23 March 2010

Did Grandpa Serve in Mexico?

by Jan Alpert, NGS President

My grandfather keeps trying to get my attention about his military record, which I had ignored for too long.

About a month ago I reviewed some of my father’s genealogy files for examples I could use in my lectures at the upcoming NGS Family History Conference in Salt Lake City, Utah, 28 April – 1 May 2010. A newspaper article from the Rockford (Michigan) Register dated 16 June 1966 caught my attention. It was the 50th Anniversary of Rockford Guardsmen in “M” Company, Grand Rapids Battalion, 32nd Michigan Infantry, serving in the Mexican War. The article included a photograph of eleven men with rifles. My grandfather was one of the men in the back row.

I don’t remember seeing this newspaper clipping ever before. However, I remembered that my grandfather’s World War I draft registration said something about earlier military service, so my next step was to review the record on Ancestry.com. The draft registration card for Lance Nutter was dated 5 June 1917. In answer to the question, “What military service have you had,” Lance's card said, “rank of private, independent branch, for one year.”

I sent an email to my uncle Neill to ask him if my grandfather ever mentioned serving in the Mexican War. His response was “Dad NEVER mentioned military service of any kind. Sorry I can’t help.” My uncle went on to mention that he had been to Pancho Villa State Park in New Mexico some years back, where most of the military were stationed during that time.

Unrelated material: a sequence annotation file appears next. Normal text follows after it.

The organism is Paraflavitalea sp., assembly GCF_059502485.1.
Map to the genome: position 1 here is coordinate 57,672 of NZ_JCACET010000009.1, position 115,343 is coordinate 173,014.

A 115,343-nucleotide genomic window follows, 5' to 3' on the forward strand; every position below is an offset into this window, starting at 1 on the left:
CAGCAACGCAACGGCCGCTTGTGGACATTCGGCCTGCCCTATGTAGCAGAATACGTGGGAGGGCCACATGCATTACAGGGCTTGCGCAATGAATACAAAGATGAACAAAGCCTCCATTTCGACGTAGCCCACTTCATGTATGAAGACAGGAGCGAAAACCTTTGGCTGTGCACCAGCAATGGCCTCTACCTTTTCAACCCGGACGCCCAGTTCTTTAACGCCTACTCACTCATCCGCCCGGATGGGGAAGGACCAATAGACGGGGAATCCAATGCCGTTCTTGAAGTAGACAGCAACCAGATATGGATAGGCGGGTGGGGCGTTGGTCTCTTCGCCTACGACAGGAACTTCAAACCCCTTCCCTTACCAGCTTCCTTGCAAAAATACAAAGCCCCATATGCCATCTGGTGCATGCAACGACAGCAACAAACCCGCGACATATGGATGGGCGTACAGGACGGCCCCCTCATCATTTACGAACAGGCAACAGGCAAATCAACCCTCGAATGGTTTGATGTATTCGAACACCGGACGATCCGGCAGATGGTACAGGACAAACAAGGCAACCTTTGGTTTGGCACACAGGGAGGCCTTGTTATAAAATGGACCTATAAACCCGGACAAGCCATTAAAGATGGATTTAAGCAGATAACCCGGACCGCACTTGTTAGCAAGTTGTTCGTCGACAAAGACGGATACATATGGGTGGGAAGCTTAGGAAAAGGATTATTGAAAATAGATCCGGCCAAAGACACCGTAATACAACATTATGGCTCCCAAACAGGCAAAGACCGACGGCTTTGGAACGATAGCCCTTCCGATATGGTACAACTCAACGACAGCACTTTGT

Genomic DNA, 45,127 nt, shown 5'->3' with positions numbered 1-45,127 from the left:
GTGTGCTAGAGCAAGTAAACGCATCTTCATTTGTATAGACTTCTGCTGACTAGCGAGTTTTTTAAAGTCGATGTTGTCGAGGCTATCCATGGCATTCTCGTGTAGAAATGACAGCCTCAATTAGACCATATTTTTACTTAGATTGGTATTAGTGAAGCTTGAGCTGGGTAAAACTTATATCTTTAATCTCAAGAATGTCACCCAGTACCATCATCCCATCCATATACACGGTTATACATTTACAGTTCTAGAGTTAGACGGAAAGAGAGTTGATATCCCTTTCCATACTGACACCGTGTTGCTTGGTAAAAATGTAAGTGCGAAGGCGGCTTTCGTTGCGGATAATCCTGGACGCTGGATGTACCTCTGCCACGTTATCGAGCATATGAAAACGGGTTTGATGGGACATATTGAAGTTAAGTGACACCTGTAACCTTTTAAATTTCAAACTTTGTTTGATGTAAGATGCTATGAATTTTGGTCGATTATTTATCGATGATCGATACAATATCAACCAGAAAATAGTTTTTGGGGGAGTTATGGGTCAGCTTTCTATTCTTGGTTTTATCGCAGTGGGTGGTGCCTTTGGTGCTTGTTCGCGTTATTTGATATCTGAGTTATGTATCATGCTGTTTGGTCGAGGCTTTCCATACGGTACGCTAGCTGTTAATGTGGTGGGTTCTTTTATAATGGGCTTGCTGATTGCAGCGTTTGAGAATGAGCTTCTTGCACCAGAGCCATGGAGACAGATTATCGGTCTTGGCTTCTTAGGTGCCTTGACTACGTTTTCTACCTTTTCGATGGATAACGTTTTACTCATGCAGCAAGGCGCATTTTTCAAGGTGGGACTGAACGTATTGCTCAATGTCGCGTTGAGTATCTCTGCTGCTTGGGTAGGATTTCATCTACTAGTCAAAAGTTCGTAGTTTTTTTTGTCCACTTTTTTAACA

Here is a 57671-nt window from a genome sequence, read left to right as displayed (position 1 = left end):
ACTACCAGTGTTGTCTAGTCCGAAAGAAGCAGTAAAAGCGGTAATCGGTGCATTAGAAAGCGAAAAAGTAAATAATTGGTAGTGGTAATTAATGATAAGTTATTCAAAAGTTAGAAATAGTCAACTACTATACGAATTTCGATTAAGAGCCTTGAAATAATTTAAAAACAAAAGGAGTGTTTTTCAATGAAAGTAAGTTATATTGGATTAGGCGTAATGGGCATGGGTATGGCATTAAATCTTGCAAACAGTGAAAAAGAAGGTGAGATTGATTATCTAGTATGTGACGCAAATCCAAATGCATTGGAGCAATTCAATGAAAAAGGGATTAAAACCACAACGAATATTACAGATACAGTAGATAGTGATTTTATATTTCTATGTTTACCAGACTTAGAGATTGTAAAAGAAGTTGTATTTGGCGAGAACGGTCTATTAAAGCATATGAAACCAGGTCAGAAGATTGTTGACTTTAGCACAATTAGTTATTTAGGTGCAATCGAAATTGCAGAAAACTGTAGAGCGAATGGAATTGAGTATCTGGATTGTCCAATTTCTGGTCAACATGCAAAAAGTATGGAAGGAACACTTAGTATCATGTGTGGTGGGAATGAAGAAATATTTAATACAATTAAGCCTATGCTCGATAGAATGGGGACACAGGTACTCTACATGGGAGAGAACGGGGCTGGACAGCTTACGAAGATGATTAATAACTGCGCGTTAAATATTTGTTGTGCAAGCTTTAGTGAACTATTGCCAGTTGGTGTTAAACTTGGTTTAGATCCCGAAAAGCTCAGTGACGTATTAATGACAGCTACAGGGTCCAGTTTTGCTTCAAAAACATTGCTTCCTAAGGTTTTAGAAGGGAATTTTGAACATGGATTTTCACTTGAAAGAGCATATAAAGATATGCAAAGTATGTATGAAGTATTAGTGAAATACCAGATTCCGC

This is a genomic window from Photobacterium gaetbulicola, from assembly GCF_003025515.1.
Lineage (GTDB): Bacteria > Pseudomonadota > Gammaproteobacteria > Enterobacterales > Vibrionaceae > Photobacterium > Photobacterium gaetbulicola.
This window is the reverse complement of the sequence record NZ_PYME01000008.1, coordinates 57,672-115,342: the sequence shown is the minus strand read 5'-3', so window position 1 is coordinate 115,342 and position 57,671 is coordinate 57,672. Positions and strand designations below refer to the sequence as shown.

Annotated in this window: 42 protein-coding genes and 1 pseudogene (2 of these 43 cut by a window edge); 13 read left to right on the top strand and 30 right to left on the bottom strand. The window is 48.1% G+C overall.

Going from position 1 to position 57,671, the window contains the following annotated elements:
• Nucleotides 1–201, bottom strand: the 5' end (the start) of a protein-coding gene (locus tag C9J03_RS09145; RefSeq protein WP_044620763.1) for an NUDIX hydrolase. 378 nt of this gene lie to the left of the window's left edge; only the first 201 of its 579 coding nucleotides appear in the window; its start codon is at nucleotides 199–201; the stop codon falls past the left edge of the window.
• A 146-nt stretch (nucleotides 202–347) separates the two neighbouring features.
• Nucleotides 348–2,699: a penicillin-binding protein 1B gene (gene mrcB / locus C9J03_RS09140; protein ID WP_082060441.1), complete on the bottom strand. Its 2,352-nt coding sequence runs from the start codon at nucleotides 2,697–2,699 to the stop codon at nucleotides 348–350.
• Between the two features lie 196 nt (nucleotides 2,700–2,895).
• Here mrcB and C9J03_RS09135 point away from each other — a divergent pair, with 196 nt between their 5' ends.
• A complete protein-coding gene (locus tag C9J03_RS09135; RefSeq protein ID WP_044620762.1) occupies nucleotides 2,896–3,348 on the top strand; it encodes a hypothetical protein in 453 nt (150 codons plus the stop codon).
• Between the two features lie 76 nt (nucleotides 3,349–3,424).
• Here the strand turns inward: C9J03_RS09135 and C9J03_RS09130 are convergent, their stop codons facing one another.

Grandpa's visit to Pancho Villa State Park could be a significant clue to his service. Mexico's internal revolution began in 1910. In 1913 U.S. President Taft stationed troops along the Rio Grande to protect Americans in the area. When Woodrow Wilson became President, he increased the U.S. forces - and Mexican resentment as well. From Mexico's 1915 election rose Francisco “Pancho” Villa, who was loved by millions of revolutionary supporters and hated as a ruthless bandit by many others. Villa's exploits along the border caused the U.S. to organize a punitive expedition of about 10,000 men, but they never managed to capture their quarry. At the same time, European troubles were escalating into a world war; in early 1917 the U.S. troops were redirected, and the U.S. negotiated better relations with Mexico.

I put the newspaper article in my pile of genealogy materials to take back to Michigan this summer for further research, along with the notation, "Check Michigan National Guard records 1915-1917."

A few evenings later I picked up the New York Archives, Winter 2010, Volume 9, Number 3, which had recently come in the mail. The cover included two soldiers in uniform with the caption “Keeping Out Pancho Villa.” The article, which began on page 13, mentioned that “over 100,000 National Guard troops were activated to patrol the American side of the border” to keep Pancho Villa and the Mexican rebels from raiding New Mexico border towns. If my grandfather had indeed served along the border in 1916, this article provided more details about their living conditions and duties. Most of the soldiers never encountered the rebels but suffered from the heat and disease.

This week I received the January/February/March 2010 issue of Michigana, published by the Western Michigan Genealogical Society. Page 31 included a list of the Michigan National Guard companies in the 33rd Regiment that were deployed in the Mexican Border Campaign on 19 June 1916. My grandfather’s company and regiment were not listed, but this article was part three of an earlier series of records compiled by LeRoy Barnett, Ph.D., who had served as a reference archivist at the Archives of Michigan. Copies of the earlier issues are at my Michigan home.

One article would be a coincidence. Three articles have definitely gotten my attention. So Grandpa, I hear you. I promise more research this summer on your Mexican War service in 1916 and to write and share your story with the family. The first stop will be the Archives of Michigan.

You can read more about the Mexican Expedition at http://www.globalsecurity.org/military/ops/mexican_expedition.htm

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